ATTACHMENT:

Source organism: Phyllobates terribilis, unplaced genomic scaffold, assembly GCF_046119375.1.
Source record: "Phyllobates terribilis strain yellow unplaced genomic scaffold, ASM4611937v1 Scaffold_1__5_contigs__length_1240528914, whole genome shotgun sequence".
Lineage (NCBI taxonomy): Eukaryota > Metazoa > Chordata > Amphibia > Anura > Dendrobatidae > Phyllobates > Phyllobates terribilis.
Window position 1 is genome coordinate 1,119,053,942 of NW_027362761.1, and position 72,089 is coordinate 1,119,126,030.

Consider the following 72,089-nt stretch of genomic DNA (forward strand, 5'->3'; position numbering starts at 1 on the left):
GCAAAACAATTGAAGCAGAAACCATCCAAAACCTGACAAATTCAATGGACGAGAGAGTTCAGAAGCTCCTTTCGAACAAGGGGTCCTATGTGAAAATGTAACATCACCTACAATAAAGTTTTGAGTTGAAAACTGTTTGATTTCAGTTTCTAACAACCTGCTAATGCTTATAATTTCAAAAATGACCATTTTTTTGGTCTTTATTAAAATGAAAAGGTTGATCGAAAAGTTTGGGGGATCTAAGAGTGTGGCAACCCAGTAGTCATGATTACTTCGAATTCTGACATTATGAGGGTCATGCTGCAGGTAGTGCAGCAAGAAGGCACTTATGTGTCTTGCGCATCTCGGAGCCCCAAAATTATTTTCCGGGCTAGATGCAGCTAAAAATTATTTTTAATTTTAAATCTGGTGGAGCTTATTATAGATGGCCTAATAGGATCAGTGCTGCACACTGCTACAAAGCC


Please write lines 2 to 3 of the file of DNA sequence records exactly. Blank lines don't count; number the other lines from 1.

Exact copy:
Source record: "Phyllobates terribilis strain yellow unplaced genomic scaffold, ASM4611937v1 Scaffold_1__5_contigs__length_1240528914, whole genome shotgun sequence".
Lineage (NCBI taxonomy): Eukaryota > Metazoa > Chordata > Amphibia > Anura > Dendrobatidae > Phyllobates > Phyllobates terribilis.